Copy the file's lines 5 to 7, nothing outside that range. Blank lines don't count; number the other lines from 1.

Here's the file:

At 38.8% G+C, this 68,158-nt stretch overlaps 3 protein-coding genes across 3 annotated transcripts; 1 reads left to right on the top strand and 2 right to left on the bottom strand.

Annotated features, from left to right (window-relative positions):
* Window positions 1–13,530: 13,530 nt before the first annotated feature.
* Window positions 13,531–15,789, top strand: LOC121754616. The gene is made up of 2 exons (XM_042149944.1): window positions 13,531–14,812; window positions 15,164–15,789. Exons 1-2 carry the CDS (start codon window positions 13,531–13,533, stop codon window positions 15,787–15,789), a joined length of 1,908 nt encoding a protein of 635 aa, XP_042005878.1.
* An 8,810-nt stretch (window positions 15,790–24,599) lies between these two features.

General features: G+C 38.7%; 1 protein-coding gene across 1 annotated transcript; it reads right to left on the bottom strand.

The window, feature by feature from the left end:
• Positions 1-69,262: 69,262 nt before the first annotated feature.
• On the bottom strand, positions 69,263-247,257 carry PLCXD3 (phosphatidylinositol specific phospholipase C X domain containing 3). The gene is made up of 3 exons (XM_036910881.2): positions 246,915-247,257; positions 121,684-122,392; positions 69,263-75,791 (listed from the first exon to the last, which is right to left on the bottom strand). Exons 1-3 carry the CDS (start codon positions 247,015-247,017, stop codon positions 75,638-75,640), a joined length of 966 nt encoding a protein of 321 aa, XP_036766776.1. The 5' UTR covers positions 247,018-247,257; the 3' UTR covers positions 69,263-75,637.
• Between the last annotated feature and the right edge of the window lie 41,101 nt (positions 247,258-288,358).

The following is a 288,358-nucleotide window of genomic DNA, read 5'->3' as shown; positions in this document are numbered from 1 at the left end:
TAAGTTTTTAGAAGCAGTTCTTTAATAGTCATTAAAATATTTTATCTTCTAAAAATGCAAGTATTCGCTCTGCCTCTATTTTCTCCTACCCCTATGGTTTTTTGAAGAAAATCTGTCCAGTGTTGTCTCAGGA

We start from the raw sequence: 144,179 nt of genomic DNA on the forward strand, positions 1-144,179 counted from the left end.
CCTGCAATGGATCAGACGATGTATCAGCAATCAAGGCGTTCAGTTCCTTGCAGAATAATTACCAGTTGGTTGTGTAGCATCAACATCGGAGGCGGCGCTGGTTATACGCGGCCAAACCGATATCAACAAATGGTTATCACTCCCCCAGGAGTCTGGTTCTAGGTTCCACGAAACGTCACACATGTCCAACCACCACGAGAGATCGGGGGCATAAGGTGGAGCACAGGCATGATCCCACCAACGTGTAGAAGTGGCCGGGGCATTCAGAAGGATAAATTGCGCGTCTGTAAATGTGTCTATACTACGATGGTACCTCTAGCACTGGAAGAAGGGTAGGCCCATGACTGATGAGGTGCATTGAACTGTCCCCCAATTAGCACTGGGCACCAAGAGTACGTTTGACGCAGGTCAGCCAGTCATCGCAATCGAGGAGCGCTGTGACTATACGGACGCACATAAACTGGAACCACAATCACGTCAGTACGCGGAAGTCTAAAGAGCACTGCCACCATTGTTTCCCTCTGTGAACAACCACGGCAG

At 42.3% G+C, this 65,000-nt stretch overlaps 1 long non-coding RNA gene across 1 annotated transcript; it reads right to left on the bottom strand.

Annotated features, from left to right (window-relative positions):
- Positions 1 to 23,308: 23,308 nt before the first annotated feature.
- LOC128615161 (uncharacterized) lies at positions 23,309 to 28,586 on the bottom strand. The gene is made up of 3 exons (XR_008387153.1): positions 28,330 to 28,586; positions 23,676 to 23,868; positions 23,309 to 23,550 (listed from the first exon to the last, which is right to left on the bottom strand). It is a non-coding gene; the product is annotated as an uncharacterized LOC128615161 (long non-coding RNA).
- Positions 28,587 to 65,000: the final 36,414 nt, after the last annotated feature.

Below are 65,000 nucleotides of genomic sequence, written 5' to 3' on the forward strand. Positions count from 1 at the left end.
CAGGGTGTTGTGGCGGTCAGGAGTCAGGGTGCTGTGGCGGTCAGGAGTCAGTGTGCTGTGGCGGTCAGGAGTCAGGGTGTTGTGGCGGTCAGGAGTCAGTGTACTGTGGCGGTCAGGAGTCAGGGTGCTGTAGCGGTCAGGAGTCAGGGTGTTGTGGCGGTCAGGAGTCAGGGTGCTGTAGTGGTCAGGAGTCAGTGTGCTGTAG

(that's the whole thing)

* An 8,810-nt stretch (window positions 15,790–24,599) lies between these two features.

General features: G+C 38.7%; 1 protein-coding gene across 1 annotated transcript; it reads right to left on the bottom strand.

The window, feature by feature from the left end: